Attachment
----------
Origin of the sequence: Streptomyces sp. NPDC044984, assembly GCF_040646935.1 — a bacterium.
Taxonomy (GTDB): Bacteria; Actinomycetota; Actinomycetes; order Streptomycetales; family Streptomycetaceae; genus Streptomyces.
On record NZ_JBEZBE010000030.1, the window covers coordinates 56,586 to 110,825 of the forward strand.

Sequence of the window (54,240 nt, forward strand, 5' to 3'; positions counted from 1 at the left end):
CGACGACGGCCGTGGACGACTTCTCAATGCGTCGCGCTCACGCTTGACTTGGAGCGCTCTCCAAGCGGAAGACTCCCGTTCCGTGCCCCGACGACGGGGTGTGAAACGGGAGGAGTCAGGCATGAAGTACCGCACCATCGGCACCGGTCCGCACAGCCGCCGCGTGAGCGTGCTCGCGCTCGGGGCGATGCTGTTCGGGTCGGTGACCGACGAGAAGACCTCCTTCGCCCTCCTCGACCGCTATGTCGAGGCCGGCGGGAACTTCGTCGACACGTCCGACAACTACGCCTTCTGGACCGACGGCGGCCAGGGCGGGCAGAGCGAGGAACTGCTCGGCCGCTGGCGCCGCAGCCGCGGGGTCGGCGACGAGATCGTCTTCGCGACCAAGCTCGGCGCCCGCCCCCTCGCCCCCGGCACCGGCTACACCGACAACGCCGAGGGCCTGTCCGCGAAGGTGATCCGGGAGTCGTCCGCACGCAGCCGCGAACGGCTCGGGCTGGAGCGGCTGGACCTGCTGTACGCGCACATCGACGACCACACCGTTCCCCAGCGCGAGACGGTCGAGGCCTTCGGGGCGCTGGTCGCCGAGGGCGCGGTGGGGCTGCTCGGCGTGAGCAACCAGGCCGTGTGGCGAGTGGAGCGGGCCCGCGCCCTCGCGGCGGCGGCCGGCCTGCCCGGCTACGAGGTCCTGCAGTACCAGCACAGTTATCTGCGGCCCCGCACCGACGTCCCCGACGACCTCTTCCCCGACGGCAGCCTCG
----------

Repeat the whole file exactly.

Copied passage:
Origin of the sequence: Streptomyces sp. NPDC044984, assembly GCF_040646935.1 — a bacterium.
Taxonomy (GTDB): Bacteria; Actinomycetota; Actinomycetes; order Streptomycetales; family Streptomycetaceae; genus Streptomyces.
On record NZ_JBEZBE010000030.1, the window covers coordinates 56,586 to 110,825 of the forward strand.

Sequence of the window (54,240 nt, forward strand, 5' to 3'; positions counted from 1 at the left end):
CGACGACGGCCGTGGACGACTTCTCAATGCGTCGCGCTCACGCTTGACTTGGAGCGCTCTCCAAGCGGAAGACTCCCGTTCCGTGCCCCGACGACGGGGTGTGAAACGGGAGGAGTCAGGCATGAAGTACCGCACCATCGGCACCGGTCCGCACAGCCGCCGCGTGAGCGTGCTCGCGCTCGGGGCGATGCTGTTCGGGTCGGTGACCGACGAGAAGACCTCCTTCGCCCTCCTCGACCGCTATGTCGAGGCCGGCGGGAACTTCGTCGACACGTCCGACAACTACGCCTTCTGGACCGACGGCGGCCAGGGCGGGCAGAGCGAGGAACTGCTCGGCCGCTGGCGCCGCAGCCGCGGGGTCGGCGACGAGATCGTCTTCGCGACCAAGCTCGGCGCCCGCCCCCTCGCCCCCGGCACCGGCTACACCGACAACGCCGAGGGCCTGTCCGCGAAGGTGATCCGGGAGTCGTCCGCACGCAGCCGCGAACGGCTCGGGCTGGAGCGGCTGGACCTGCTGTACGCGCACATCGACGACCACACCGTTCCCCAGCGCGAGACGGTCGAGGCCTTCGGGGCGCTGGTCGCCGAGGGCGCGGTGGGGCTGCTCGGCGTGAGCAACCAGGCCGTGTGGCGAGTGGAGCGGGCCCGCGCCCTCGCGGCGGCGGCCGGCCTGCCCGGCTACGAGGTCCTGCAGTACCAGCACAGTTATCTGCGGCCCCGCACCGACGTCCCCGACGACCTCTTCCCCGACGGCAGCCTCG